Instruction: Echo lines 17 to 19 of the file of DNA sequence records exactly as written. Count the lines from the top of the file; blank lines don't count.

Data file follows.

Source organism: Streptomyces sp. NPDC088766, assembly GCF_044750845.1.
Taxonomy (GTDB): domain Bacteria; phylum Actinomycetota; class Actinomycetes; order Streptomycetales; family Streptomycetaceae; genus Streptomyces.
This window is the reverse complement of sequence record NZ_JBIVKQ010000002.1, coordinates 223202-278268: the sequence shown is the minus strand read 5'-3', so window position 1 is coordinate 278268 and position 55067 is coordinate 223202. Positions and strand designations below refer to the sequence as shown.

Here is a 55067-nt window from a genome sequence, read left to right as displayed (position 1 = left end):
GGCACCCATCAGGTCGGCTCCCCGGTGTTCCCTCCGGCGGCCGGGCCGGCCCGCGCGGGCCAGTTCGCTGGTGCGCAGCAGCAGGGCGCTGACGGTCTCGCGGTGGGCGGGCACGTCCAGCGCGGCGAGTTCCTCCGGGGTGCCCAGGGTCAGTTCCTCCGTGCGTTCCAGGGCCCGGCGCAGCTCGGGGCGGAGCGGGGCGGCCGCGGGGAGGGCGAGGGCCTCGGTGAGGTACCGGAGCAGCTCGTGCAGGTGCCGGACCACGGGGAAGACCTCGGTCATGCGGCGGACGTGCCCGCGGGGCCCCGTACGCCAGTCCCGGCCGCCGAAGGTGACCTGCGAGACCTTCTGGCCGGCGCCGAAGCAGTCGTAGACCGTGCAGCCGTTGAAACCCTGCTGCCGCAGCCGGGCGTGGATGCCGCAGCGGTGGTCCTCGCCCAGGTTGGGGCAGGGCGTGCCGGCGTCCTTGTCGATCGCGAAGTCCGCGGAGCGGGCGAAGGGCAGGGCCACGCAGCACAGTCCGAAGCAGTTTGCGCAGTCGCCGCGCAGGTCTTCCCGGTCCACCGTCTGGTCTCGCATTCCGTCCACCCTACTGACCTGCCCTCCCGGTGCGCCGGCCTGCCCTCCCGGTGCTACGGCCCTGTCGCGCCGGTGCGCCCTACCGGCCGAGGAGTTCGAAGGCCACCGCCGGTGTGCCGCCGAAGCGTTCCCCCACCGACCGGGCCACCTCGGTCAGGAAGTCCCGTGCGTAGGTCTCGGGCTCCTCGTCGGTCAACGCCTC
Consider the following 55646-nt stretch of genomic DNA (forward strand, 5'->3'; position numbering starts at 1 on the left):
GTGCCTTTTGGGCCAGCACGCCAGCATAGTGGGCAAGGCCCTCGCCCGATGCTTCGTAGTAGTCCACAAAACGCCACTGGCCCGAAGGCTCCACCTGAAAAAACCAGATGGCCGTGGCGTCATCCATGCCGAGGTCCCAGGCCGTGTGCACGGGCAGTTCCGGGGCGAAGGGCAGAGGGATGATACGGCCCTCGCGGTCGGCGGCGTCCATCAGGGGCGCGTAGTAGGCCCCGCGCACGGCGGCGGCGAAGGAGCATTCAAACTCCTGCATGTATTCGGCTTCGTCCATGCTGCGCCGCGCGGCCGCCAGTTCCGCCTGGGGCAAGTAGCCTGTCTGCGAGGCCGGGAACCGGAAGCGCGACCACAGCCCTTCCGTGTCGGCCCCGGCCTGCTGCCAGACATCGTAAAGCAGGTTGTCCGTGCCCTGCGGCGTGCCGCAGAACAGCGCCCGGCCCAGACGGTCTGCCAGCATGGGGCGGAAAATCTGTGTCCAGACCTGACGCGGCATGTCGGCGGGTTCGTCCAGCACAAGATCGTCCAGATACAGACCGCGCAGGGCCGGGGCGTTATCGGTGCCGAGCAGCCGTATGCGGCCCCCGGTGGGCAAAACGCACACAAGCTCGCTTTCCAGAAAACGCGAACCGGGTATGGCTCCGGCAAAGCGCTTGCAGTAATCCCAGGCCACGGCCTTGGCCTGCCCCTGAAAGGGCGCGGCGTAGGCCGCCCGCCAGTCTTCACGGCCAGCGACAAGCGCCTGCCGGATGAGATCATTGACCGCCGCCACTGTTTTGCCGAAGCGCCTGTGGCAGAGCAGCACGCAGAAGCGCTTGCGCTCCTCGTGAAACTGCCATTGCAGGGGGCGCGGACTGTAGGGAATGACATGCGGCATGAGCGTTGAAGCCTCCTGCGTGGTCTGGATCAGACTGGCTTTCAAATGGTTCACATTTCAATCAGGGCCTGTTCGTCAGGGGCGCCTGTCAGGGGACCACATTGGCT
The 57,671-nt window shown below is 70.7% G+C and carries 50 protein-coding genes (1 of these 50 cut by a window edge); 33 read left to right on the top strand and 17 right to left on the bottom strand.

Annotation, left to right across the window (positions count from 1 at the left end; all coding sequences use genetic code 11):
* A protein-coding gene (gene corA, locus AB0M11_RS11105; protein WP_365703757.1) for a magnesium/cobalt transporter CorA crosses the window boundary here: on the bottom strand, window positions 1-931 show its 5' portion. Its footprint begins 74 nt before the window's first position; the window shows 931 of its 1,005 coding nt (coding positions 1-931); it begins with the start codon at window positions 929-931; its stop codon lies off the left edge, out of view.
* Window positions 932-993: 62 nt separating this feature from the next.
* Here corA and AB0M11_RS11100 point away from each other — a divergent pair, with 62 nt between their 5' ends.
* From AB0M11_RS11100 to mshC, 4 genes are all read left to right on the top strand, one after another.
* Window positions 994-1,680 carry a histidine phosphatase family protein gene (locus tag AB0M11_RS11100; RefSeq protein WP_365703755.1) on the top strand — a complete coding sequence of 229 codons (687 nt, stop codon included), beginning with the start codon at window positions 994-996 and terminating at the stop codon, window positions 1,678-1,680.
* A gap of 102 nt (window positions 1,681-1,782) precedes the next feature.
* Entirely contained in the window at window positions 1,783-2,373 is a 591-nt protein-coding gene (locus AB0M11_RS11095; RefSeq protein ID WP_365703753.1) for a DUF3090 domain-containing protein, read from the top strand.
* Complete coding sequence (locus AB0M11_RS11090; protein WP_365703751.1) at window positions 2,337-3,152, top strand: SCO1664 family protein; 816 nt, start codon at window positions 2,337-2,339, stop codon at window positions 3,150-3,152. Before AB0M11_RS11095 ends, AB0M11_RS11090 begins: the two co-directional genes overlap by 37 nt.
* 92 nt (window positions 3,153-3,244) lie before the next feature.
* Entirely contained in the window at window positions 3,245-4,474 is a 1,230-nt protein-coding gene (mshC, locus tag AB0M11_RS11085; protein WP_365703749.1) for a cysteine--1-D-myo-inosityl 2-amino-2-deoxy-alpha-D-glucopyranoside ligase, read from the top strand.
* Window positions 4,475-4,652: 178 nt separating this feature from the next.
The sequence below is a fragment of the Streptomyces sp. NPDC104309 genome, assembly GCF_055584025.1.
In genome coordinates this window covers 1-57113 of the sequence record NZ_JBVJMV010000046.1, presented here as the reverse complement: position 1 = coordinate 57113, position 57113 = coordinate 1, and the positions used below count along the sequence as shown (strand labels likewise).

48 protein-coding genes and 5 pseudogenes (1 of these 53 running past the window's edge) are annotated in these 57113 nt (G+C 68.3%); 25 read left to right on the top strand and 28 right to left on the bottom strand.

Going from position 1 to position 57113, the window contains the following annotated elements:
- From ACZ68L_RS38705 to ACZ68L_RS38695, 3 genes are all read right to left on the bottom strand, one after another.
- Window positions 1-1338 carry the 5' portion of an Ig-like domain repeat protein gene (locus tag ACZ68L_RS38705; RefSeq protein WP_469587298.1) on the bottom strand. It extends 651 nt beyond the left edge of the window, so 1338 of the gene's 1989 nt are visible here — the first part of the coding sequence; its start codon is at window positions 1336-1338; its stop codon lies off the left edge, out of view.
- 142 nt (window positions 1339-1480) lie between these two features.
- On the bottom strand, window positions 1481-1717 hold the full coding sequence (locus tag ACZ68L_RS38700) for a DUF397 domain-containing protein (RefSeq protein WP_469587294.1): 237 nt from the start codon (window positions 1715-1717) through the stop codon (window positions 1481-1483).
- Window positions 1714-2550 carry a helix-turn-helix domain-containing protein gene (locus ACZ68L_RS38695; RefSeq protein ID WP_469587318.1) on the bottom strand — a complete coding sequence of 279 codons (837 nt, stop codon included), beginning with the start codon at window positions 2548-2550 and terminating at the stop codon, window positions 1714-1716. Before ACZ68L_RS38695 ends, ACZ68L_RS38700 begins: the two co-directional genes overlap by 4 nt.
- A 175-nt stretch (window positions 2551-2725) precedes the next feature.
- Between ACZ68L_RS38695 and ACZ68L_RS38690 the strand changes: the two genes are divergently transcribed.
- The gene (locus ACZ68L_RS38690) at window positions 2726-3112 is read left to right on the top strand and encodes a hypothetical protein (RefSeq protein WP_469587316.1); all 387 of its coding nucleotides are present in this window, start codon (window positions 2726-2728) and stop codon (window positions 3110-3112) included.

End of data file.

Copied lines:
* Complete coding sequence (locus AB0M11_RS11090; protein WP_365703751.1) at window positions 2,337-3,152, top strand: SCO1664 family protein; 816 nt, start codon at window positions 2,337-2,339, stop codon at window positions 3,150-3,152. Before AB0M11_RS11095 ends, AB0M11_RS11090 begins: the two co-directional genes overlap by 37 nt.
* 92 nt (window positions 3,153-3,244) lie before the next feature.
* Entirely contained in the window at window positions 3,245-4,474 is a 1,230-nt protein-coding gene (mshC, locus tag AB0M11_RS11085; protein WP_365703749.1) for a cysteine--1-D-myo-inosityl 2-amino-2-deoxy-alpha-D-glucopyranoside ligase, read from the top strand.